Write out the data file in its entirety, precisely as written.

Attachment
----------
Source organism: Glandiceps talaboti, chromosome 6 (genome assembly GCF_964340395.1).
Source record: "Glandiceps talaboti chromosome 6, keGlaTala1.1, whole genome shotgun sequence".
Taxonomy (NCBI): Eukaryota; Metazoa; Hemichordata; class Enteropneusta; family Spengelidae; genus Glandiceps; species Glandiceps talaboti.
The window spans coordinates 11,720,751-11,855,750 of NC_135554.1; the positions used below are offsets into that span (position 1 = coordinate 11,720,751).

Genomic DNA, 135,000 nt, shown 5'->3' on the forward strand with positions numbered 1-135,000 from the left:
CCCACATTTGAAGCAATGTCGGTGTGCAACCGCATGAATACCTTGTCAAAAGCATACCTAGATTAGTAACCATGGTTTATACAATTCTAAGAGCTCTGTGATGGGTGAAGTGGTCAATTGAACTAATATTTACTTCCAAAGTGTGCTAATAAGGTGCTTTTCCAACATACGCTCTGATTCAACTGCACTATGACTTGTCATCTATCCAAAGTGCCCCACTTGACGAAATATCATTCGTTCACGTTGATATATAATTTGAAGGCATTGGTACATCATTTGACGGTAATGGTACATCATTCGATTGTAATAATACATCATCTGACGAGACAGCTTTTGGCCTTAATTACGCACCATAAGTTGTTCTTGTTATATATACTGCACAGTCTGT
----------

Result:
Source organism: Glandiceps talaboti, chromosome 6 (genome assembly GCF_964340395.1).
Source record: "Glandiceps talaboti chromosome 6, keGlaTala1.1, whole genome shotgun sequence".
Taxonomy (NCBI): Eukaryota; Metazoa; Hemichordata; class Enteropneusta; family Spengelidae; genus Glandiceps; species Glandiceps talaboti.
The window spans coordinates 11,720,751-11,855,750 of NC_135554.1; the positions used below are offsets into that span (position 1 = coordinate 11,720,751).

Genomic DNA, 135,000 nt, shown 5'->3' on the forward strand with positions numbered 1-135,000 from the left:
CCCACATTTGAAGCAATGTCGGTGTGCAACCGCATGAATACCTTGTCAAAAGCATACCTAGATTAGTAACCATGGTTTATACAATTCTAAGAGCTCTGTGATGGGTGAAGTGGTCAATTGAACTAATATTTACTTCCAAAGTGTGCTAATAAGGTGCTTTTCCAACATACGCTCTGATTCAACTGCACTATGACTTGTCATCTATCCAAAGTGCCCCACTTGACGAAATATCATTCGTTCACGTTGATATATAATTTGAAGGCATTGGTACATCATTTGACGGTAATGGTACATCATTCGATTGTAATAATACATCATCTGACGAGACAGCTTTTGGCCTTAATTACGCACCATAAGTTGTTCTTGTTATATATACTGCACAGTCTGT